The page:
MY WEEKEND: I almost fell victim to a bully con man

Wednesday March 18 2020

Intimidation has most of us cowering even when we are innocent. PHOTO | FOTOSEARCH


If us, honest hardworking people, had even an iota of the confidence that con men have, many of us would be billionaires, movers and shakers, people of note, personalities that, when they stand to speak, the world shuts up and listens.

Be patient, I am going somewhere with this.


Last Saturday, at about 3pm as I was dozing on the seat, a rare occurrence, as rare as the lunar eclipse, my phone rang. It was an unfamiliar number, but since it is only my Sacco that I owe money, and I was sure I hadn’t defaulted on payment, I answered.

Kwanini hujalipa stima?” a voice barked. (Why haven’t you paid your electricity bill?!)

Still groggy from afternoon sleep, I didn’t answer, racking my brain, which was grinding slowly from sleep, trying to recall whether last month’s electricity bill had been paid.

“Madam, kwanini, hujalipa stima!” the voice harshly demanded again.

Since my brain was taking its time to wake up from slumber, I told the voice that I would call him back, and then hang up in a panic, sure that if the bill hadn’t been paid, I would spend that weekend in darkness.

To my horror, it turned out that it actually hadn’t been paid. Just as I was about to call the man to assure him that it would be paid within the hour, my brain finally woke up.

“Wait a minute,” my brain told me, “Since when does Kenya Power call its clients to ask why they haven’t paid their electricity bill? Don’t they just arrive unannounced at your doorstep and disconnect it?” my brain reasoned. It is then that it occurred to me that I had almost played into the hands of a con man.


Less than a minute later, he called again. Feeling extremely pleased with myself for having smelled a con, before he could speak, I said, a sneer in my voice, “Nini!” (What?!)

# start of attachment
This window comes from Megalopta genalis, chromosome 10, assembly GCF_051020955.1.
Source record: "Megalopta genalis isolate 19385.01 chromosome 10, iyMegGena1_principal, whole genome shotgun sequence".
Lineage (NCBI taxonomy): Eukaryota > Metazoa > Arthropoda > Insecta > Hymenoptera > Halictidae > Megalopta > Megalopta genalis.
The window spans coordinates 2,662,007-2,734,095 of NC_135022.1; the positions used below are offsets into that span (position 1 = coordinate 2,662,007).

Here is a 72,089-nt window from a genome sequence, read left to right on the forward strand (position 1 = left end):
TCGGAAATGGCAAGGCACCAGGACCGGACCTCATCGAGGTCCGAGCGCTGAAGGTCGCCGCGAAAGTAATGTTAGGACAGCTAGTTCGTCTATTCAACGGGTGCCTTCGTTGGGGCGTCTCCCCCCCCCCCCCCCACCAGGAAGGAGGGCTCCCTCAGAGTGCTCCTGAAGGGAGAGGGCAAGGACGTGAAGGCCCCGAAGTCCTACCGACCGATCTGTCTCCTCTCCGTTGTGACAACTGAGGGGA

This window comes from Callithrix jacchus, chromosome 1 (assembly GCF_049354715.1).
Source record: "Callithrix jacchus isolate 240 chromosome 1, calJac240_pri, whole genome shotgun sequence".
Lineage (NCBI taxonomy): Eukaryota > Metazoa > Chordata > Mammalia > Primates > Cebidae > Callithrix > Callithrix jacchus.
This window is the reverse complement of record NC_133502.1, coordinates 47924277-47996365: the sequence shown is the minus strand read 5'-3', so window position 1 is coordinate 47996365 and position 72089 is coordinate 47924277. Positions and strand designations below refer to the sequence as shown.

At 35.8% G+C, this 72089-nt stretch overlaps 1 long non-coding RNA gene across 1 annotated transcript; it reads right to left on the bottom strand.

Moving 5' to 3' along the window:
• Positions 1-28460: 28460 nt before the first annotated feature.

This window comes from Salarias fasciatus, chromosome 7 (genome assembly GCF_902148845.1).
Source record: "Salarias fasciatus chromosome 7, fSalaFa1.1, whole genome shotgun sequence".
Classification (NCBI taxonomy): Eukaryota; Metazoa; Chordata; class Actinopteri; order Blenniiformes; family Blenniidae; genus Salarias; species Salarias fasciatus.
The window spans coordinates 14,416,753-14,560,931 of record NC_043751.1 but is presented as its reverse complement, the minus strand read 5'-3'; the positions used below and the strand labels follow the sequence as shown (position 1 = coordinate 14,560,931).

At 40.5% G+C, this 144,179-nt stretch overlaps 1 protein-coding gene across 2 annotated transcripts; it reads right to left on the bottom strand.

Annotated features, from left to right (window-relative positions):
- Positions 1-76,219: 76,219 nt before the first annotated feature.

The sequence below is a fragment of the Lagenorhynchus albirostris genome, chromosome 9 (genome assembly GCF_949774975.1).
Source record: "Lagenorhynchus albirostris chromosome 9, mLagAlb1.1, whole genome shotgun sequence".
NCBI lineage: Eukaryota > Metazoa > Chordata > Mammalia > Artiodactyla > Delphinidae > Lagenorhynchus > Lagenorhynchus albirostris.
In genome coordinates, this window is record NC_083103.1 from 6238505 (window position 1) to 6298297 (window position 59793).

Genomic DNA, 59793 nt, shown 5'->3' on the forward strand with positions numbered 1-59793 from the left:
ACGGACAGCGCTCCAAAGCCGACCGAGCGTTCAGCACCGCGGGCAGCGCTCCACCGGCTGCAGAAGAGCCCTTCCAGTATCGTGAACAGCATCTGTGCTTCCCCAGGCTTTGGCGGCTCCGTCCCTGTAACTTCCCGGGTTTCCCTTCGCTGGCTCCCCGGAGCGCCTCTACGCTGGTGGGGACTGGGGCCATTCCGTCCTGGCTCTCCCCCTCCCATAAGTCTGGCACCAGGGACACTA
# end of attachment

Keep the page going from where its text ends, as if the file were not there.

Unauliza nini na hujalipa stima?” he said with force. (How dare you talk to me like that yet you haven’t paid your electricity bill?)

Still feeling pleased with myself, I dared him, “Kuja ukate!” (Come and disconnect it)

To the con’s credit, without missing a beat, he said, “Good!” and hang up.

He said it so confidently, for a minute I believed that I had just rudely invited a Kenya Power employee authorised to disconnect my electricity to do so.

But no, that could not be, I convinced myself. The meter wasn’t even registered in my name, so there was no way Kenya Power had my phone number. But, just to be on the safe side, I decided to lock the gate — there was no way I was spending Saturday night in darkness.

I know it is ridiculous, but I only breathed easy when night fell and no one had knocked on my gate. And then something happened at around 8pm, something that made the doubts I had had earlier come flooding back. The lights suddenly went out. No warning, no nothing. When I looked out the window, I saw that the lights were still on in all my neighbours’ houses. I panicked, and for a second, wondered whether the voice had made good his threat and somehow managed to disconnect my electricity.

“At night?” my brain wondered, “Who’s paid to disconnect electricity during the night?”


It was inconceivable, but, for the life of me, I couldn’t figure out why my neighbours had electricity but I didn’t, yet we were serviced by the same line. I only got to really believe that I had not been targeted by a con when an electrician came over in the morning and repaired a blown switch.

Intimidation. Unfortunately, in this country, this is the weapon that those in positions of power commonly use to get their way, to oppress the helpless, those under their mercy. The con men among us know just how effective this weapon is because it has been tried and tested in this country for decades and it works, and so they boldly use it to extort.

Think about it, intimidation has most of us cowering even when we are innocent, even when we know we are in the right, even when we know that the law is on our side.

Utalala ndani!” a policeman will threaten, the thought of being thrown into our infamous cells prompting you to quickly dip into your pocket for a bribe, even though you have no idea what law you broke.

As long as we keep giving in to intimidation, to threats, con men and others worse than them will continue to take advantage of us.


The writer is Editor, My Network Magazine in the Daily Nation. [email protected] Twitter: @cnjerius.